Inspired by the life of the legendary fencing master Endel Nelis, the movie tells of his struggle to run his fencing school while keeping a low profile to avoid Stalin’s secret police for his forced service in the German army during the second World War. Despite his initial attempts at keeping a low profile as a physical education instructor at a local school, he soon attracts the attention and ire of the party-loyalist school principal when he uses his love of fencing to develop a rapport with his students.

The Fencer is a superbly acted drama that bears similar themes and emotional impact of the great film, Monsieur Lazhar.

Welcome to Norway

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Image supplied.

Welcome to Norway, the festival’s opening night film, takes a satirical look at the highly controversial European migration crisis with levity, sharp wit and black humour, forcing Norwegians to ask some uncomfortable questions.

Failed entrepreneur and jovial racist Petter Primus transforms his run-down alpine hotel situated near the Norwegian-Swedish border into a state-funded refugee asylum to remain financially afloat. It soon seems apparent that Peter may have bitten off more than he can chew when he has to deal with the prying eyes of a Norwegian Directorate of Immigration, cultural gaps, fifty freezing refugees, a depressed wife and a restless teenage daughter.

Sharp and witty, Welcome to Norway is sure to leave you laughing while raising thoughtful questions in your mind.

Gold Coast

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Image supplied.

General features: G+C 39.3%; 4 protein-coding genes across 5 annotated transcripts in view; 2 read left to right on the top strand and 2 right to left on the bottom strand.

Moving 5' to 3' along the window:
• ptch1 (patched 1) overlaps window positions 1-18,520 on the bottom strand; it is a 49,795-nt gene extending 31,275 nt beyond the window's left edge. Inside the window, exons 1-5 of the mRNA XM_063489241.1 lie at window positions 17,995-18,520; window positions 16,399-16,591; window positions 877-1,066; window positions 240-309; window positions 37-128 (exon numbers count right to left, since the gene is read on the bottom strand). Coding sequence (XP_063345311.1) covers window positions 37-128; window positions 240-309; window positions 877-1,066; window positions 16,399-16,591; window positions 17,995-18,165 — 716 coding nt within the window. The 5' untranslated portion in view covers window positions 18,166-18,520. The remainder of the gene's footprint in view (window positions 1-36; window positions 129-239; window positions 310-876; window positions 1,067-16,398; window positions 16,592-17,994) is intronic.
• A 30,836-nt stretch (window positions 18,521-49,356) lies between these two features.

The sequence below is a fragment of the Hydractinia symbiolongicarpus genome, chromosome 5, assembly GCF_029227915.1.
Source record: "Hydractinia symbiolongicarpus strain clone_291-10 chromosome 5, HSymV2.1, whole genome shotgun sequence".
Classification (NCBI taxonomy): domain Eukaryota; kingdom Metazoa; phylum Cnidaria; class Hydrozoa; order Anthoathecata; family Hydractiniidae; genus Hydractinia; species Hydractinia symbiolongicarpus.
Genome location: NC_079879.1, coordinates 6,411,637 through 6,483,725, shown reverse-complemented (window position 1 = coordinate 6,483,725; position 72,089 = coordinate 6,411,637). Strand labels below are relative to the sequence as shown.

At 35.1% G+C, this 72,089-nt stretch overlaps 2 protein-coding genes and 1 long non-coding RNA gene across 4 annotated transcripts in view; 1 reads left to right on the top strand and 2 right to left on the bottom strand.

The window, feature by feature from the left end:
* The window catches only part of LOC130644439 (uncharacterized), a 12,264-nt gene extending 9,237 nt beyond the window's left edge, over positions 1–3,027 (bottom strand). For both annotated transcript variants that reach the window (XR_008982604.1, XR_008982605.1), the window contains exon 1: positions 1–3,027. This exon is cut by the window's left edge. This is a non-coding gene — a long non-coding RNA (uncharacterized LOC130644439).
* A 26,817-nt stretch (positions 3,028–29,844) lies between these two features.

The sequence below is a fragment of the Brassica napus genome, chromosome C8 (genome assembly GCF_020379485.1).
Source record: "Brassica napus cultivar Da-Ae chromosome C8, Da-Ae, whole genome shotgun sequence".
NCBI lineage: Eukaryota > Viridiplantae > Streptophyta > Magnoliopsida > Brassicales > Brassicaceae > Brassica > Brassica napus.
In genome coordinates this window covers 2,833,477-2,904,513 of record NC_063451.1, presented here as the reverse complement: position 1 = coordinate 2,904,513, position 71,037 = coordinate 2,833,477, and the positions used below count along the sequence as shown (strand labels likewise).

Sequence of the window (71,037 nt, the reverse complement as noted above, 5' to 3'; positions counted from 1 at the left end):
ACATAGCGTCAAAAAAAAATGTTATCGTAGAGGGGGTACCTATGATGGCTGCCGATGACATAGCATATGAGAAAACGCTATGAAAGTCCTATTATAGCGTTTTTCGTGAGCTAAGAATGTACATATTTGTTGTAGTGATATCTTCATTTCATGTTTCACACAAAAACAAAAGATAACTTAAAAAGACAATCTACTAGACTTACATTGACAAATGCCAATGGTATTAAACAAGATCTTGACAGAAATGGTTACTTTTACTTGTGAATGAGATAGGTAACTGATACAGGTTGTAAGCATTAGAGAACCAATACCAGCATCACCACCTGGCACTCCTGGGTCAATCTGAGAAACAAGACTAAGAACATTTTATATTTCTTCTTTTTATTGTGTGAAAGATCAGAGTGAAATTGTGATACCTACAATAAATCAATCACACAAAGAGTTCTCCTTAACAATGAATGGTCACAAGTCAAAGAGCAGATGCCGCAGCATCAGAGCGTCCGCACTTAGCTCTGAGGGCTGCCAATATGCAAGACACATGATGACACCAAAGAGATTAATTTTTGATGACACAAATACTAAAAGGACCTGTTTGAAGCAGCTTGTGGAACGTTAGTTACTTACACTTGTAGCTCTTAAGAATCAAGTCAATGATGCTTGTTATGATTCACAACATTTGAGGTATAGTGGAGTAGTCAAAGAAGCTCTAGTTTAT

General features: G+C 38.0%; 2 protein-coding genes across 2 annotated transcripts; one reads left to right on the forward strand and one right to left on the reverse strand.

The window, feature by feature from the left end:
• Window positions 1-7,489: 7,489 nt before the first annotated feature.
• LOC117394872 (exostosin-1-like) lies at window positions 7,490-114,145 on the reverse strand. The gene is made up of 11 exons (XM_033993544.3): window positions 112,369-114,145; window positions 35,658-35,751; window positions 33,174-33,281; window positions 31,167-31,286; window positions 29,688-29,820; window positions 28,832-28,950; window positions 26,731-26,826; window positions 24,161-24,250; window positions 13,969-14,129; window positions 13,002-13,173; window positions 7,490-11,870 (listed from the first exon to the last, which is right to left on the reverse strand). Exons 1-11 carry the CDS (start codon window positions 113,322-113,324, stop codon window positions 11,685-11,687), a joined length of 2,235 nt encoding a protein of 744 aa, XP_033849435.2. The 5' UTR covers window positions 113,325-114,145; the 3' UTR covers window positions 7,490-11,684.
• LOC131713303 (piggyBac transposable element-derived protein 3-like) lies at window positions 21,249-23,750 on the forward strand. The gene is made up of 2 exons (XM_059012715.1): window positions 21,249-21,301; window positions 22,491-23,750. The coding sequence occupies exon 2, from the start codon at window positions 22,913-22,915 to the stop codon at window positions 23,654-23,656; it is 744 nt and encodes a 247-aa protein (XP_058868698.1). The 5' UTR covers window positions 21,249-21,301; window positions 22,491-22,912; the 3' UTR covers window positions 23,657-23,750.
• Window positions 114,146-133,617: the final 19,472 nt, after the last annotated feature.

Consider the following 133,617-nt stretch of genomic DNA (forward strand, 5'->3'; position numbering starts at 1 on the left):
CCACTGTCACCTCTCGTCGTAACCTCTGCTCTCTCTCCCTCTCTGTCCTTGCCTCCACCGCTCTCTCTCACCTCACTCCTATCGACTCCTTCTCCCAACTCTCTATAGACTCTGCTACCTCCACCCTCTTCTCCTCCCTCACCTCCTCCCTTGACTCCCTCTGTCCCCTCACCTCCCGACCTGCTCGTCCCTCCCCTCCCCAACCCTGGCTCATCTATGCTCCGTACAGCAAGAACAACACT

Starring rising star Jakob Oftebro, Gold Coast tells the story of Wulff Joseph Wulff, a young idealist who is sent to Danish Guinea (now Southeast Ghana) to establish a coffee plantation. Though Wulff is enamoured with the local populace and seeks to develop close ties with them, he soon must come to terms with the corrupt and exploitative practices of the corrupt Danes that rule the colony.

This deep and provocative movie delivers a beautiful and creative inner tale of Wulff’s moral compass and thoughts. Inspired by a series of letters from the 1800’s, director Daniel Denick delivers a masterful tale with the aid of an empowering, sobering and visceral performance by Oftebro.

Gold Coast is a beautiful and epic cinematographic experience that delves into the wild beauty of the human soul with an enthralling musical score by Angelo Badalamenti that lends Gold Coast a distinctive flavour.

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To see these films and more, we are giving readers a chance to win one of five double passes to attend a film of their choice at the 2016 Volvo Scandinavian Film Festival. To be one of the lucky winners, simply enter our Rafflecopter competition below! Competition closes on July 1.

The 2016 Volvo Scandinavian Film Festival will take place between July 6 and 27 in Melbourne. For further information about the 2016 Volvo Scandinavian Film Festival, including ticketing, festival locations and more, visit the official website.